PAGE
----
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1842.06.21 - Elizabeth Huntington to Frederic Dan Huntington, June 21st, 1842


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Elm Valley June 21st 1842

My Dear Frederic,

‘Tho tis only two or three days since you left us, I am unwilling that a good opportunity for sending to you should feel unimproved. Mr. Mills intends leaving Northampton on Thursday and we shall send this over by Mr. Williams today. Your father, sister, and myself listened on the sabbath to Mr. Thornton’s instructions; Theophilus, Theodore and their wives went to hear Mr. Neil. There has then been no alteration in the state of Judge Lyman, after he was first taken ill. His physical power were unimpaired, the disease having been confined to his brain. This has not deprived him of consciousness, nor of speech, but of the power of expressing in suitable words, his ideas. It has always been his expectation that he should die of an apoplectic [1] attack and has also been his prayer that he might not linger long in a state of mental imbecility.

On Saturday morning Elizabeth had a letter from her mother saying that her sister Lydia was losing strength, that they had called another physician who gave it as his opinion that her disease was the dropsy [2]. They were beginning a course of medicine which would require a week or two for trial. On the whole the circumstances appear rather discouraging as to her recovery. Theodore intends to go with her to Hartford on Sunday, and perhaps will have her to stay two or three weeks. This is the dark side of the picture, and we know that this life is a scene of lights and shadows and who can say that our sober, and our sorrowful season are not the most conducive to our advancement in the real work of life.

I must just touch upon the fair; at five this afternoon it will commence. Charlotte and Susan spent the day yesterday in assisting to decorate the Hall. One hundred letters had been sent in, more I presume than will be taken out and paid for. Marianne is going to look this afternoon. Theodore decides not to go--his wife feels less in the spirit of it than she did before who heard from home.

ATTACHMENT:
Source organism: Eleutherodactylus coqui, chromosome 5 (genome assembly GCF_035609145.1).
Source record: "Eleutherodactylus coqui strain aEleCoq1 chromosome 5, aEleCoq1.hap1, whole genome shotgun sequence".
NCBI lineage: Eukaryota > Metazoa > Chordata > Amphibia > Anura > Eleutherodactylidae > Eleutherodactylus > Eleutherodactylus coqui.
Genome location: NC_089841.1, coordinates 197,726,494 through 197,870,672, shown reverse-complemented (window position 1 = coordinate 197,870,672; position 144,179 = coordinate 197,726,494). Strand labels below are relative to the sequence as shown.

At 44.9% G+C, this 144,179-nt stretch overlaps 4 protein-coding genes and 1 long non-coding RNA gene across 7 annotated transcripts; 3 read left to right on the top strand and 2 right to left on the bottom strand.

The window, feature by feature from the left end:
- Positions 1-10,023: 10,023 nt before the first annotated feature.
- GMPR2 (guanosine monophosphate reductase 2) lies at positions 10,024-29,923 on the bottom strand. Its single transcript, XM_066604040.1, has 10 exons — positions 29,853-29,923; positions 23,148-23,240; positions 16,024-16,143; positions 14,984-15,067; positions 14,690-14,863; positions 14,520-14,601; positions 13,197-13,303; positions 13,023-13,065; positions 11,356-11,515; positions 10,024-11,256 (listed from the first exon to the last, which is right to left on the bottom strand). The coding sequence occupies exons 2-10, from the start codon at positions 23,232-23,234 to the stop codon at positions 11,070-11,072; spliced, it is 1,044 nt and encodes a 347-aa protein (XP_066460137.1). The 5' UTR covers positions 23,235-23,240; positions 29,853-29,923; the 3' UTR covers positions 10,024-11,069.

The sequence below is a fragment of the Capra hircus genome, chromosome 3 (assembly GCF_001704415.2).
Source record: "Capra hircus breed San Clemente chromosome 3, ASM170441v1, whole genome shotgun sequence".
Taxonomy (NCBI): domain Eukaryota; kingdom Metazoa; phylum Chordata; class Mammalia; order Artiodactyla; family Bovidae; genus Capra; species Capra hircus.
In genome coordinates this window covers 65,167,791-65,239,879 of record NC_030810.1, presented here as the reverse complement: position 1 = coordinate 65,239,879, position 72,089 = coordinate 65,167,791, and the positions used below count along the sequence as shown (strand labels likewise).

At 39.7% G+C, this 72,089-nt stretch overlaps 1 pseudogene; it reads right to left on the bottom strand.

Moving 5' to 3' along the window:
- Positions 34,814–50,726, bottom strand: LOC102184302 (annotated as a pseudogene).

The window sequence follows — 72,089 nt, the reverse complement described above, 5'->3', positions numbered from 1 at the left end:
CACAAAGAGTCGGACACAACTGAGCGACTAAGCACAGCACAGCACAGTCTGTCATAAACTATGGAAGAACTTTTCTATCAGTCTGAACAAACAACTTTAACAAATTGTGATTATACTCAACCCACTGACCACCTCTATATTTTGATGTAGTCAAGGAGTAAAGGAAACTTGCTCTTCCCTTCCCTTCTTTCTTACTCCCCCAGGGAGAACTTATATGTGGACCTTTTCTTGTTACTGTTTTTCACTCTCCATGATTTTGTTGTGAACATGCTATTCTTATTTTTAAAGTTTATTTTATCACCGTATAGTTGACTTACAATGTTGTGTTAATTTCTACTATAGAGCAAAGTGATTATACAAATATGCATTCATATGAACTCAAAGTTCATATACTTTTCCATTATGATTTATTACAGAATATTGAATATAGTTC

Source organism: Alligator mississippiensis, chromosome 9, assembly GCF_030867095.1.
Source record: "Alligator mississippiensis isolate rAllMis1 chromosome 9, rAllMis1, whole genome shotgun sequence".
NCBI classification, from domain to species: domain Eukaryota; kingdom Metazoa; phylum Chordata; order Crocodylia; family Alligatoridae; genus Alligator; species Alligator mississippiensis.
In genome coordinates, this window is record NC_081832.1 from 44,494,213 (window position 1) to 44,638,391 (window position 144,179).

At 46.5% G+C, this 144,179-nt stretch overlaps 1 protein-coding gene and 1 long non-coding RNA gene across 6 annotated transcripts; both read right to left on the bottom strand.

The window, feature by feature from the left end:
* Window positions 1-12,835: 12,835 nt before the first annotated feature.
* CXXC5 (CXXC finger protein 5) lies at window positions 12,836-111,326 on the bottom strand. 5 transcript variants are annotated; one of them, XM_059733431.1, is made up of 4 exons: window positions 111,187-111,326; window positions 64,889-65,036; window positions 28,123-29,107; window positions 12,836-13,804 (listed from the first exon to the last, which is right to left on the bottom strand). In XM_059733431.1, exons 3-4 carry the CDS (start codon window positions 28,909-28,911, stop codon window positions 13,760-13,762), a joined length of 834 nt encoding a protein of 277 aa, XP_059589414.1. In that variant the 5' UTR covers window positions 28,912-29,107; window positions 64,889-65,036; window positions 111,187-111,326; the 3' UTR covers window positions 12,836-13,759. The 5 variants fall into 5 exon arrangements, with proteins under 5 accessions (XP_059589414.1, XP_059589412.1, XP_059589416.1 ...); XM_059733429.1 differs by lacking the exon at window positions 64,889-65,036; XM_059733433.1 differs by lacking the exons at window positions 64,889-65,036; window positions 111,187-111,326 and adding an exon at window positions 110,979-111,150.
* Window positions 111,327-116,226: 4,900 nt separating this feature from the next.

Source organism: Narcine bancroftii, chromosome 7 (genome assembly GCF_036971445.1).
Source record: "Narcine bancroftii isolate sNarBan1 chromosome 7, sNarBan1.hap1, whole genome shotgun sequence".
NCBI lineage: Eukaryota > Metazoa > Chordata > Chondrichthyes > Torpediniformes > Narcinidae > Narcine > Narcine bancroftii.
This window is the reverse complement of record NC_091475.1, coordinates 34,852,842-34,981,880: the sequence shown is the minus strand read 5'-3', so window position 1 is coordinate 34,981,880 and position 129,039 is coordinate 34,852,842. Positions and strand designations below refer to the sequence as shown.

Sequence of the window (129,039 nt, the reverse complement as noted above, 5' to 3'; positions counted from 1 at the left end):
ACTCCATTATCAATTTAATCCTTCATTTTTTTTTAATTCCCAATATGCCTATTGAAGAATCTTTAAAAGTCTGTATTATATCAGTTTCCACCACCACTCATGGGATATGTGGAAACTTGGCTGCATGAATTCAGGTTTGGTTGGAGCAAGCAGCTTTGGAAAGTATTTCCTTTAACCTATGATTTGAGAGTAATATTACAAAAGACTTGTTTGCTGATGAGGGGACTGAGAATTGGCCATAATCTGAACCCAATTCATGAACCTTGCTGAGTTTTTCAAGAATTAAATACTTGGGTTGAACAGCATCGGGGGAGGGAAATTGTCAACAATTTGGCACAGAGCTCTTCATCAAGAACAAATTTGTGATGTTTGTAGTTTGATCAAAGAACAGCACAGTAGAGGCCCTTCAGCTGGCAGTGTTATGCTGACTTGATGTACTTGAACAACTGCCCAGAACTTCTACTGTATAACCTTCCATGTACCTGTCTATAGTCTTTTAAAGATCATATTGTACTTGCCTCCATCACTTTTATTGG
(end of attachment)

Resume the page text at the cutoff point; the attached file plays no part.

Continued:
Your sister and mother took a ride yesterday after Dicky in the chairs. He behaved himself very well his only fault seems to be a dislike of [illegible] and this should not be regarded as his fault so much as a consequence of his usual exemption dragging the plough. We certainly had a most delightful ride, nothing can be finer than the appearance of this country in every direction, as far as the eye can reach. We were reminded of our pleasant visit to Mount Warren with you a week since. We miss you, all the day and every day, and when we think of you, we send to our Father in heaven our earnest prayers for your usefulness and happiness “The Lord direct your heart into the love of God.” With the kindest wishes of all your friends--except especially of her who is even most truly your affectionate mother,


Theodore cut the grass yesterday around the house, and we are enjoying today a delicious fragrance from the hay and the roses.

1. She is referring to a death similar to that of a stroke which is a loss of bodily function due to a sudden rupture of a blood vessel

2. Effusion of serous fluids into the interstices of cells in tissue spaces or into body cavities

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